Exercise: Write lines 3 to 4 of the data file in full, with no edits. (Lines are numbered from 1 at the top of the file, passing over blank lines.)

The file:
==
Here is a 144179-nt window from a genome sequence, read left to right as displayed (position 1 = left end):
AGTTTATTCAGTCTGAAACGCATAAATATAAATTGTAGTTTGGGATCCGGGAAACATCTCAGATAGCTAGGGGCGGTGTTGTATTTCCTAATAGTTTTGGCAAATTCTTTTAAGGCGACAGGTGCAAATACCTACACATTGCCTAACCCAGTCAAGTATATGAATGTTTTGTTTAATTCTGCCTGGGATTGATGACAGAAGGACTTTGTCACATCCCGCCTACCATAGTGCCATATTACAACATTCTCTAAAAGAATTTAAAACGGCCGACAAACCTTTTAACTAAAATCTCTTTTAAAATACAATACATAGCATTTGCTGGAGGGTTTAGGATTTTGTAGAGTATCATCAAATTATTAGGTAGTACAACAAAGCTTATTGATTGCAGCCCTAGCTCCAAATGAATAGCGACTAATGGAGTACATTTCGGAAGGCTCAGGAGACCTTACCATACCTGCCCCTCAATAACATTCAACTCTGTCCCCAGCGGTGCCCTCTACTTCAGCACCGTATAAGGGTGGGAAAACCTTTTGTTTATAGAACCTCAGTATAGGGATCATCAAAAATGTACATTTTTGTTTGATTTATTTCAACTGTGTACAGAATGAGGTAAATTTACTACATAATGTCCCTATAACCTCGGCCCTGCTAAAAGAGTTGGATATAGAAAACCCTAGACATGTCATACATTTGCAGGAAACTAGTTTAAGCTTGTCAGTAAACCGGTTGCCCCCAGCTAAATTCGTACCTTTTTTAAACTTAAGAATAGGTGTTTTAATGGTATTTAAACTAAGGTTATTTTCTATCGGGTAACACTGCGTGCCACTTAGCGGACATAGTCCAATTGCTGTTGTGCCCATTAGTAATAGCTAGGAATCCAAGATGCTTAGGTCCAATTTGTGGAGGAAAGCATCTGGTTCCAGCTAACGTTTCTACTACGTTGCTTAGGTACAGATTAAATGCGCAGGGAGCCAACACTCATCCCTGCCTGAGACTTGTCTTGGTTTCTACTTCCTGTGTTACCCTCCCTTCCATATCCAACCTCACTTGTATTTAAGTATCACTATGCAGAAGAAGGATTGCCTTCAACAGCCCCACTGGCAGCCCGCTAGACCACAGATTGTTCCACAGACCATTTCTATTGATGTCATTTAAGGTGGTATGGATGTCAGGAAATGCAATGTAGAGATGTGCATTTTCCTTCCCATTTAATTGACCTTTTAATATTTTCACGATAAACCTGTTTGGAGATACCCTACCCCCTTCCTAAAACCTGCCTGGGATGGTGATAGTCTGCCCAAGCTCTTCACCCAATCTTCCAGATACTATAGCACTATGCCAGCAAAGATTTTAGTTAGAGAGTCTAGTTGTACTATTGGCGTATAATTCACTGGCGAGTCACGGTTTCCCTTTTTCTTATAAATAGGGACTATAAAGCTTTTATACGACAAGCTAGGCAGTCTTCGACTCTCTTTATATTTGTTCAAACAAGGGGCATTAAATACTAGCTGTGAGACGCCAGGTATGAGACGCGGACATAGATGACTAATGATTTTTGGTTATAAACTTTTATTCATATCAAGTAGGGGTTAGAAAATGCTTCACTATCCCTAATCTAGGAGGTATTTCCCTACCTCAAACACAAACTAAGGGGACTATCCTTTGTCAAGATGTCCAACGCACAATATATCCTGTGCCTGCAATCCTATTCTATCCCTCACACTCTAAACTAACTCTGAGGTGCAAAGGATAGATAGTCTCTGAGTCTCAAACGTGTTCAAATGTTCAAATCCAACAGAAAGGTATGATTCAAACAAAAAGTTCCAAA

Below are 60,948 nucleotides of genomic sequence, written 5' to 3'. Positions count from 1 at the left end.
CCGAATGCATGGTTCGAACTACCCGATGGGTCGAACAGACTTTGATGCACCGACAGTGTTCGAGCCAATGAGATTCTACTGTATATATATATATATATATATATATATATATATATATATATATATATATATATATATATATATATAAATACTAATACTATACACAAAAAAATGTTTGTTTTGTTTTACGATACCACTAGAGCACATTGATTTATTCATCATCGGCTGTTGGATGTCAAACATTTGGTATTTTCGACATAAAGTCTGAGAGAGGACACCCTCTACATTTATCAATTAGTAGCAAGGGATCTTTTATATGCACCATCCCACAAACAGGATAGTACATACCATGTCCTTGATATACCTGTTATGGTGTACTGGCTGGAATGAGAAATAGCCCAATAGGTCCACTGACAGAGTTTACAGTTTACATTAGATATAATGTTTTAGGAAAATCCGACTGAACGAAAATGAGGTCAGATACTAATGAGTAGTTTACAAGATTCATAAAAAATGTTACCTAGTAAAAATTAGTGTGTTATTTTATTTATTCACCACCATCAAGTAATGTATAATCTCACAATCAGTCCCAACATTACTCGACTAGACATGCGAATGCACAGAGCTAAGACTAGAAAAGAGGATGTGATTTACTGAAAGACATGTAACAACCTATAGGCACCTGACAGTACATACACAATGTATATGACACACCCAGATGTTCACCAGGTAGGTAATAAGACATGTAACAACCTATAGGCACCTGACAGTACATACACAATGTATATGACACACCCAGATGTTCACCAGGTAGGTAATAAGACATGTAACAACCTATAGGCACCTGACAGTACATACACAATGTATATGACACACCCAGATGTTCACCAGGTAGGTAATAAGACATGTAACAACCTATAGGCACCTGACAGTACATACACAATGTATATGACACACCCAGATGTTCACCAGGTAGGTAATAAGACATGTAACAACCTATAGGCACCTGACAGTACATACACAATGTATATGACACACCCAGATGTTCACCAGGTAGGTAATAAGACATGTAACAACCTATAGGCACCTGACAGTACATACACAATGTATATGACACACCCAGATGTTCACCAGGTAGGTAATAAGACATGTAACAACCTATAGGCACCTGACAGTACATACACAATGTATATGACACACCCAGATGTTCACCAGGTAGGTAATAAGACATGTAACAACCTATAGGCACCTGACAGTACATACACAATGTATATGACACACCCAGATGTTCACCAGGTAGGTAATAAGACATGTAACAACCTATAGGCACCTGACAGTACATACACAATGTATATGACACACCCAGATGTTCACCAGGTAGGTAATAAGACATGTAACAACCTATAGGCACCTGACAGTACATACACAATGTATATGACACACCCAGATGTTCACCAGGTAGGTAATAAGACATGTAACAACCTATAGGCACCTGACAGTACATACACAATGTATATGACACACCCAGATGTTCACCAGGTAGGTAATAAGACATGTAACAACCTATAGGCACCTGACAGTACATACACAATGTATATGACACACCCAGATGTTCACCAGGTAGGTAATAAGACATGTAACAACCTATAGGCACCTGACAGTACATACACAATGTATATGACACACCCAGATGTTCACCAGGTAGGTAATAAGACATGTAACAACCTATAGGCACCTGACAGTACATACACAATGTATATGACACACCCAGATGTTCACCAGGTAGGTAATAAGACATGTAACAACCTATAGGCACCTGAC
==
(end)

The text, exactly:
Below are 60,948 nucleotides of genomic sequence, written 5' to 3'. Positions count from 1 at the left end.
CCGAATGCATGGTTCGAACTACCCGATGGGTCGAACAGACTTTGATGCACCGACAGTGTTCGAGCCAATGAGATTCTACTGTATATATATATATATATATATATATATATATATATATATATATATATATATATATATATATATATAAATACTAATACTATACACAAAAAAATGTTTGTTTTGTTTTACGATACCACTAGAGCACATTGATTTATTCATCATCGGCTGTTGGATGTCAAACATTTGGTATTTTCGACATAAAGTCTGAGAGAGGACACCCTCTACATTTATCAATTAGTAGCAAGGGATCTTTTATATGCACCATCCCACAAACAGGATAGTACATACCATGTCCTTGATATACCTGTTATGGTGTACTGGCTGGAATGAGAAATAGCCCAATAGGTCCACTGACAGAGTTTACAGTTTACATTAGATATAATGTTTTAGGAAAATCCGACTGAACGAAAATGAGGTCAGATACTAATGAGTAGTTTACAAGATTCATAAAAAATGTTACCTAGTAAAAATTAGTGTGTTATTTTATTTATTCACCACCATCAAGTAATGTATAATCTCACAATCAGTCCCAACATTACTCGACTAGACATGCGAATGCACAGAGCTAAGACTAGAAAAGAGGATGTGATTTACTGAAAGACATGTAACAACCTATAGGCACCTGACAGTACATACACAATGTATATGACACACCCAGATGTTCACCAGGTAGGTAATAAGACATGTAACAACCTATAGGCACCTGACAGTACATACACAATGTATATGACACACCCAGATGTTCACCAGGTAGGTAATAAGACATGTAACAACCTATAGGCACCTGACAGTACATACACAATGTATATGACACACCCAGATGTTCACCAGGTAGGTAATAAGACATGTAACAACCTATAGGCACCTGACAGTACATACACAATGTATATGACACACCCAGATGTTCACCAGGTAGGTAATAAGACATGTAACAACCTATAGGCACCTGACAGTACATACACAATGTATATGACACACCCAGATGTTCACCAGGTAGGTAATAAGACATGTAACAACCTATAGGCACCTGACAGTACATACACAATGTATATGACACACCCAGATGTTCACCAGGTAGGTAATAAGACATGTAACAACCTATAGGCACCTGACAGTACATACACAATGTATATGACACACCCAGATGTTCACCAGGTAGGTAATAAGACATGTAACAACCTATAGGCACCTGACAGTACATACACAATGTATATGACACACCCAGATGTTCACCAGGTAGGTAATAAGACATGTAACAACCTATAGGCACCTGACAGTACATACACAATGTATATGACACACCCAGATGTTCACCAGGTAGGTAATAAGACATGTAACAACCTATAGGCACCTGACAGTACATACACAATGTATATGACACACCCAGATGTTCACCAGGTAGGTAATAAGACATGTAACAACCTATAGGCACCTGACAGTACATACACAATGTATATGACACACCCAGATGTTCACCAGGTAGGTAATAAGACATGTAACAACCTATAGGCACCTGACAGTACATACACAATGTATATGACACACCCAGATGTTCACCAGGTAGGTAATAAGACATGTAACAACCTATAGGCACCTGACAGTACATACACAATGTATATGACACACCCAGATGTTCACCAGGTAGGTAATAAGACATGTAACAACCTATAGGCACCTGACAGTACATACACAATGTATATGACACACCCAGATGTTCACCAGGTAGGTAATAAGACATGTAACAACCTATAGGCACCTGAC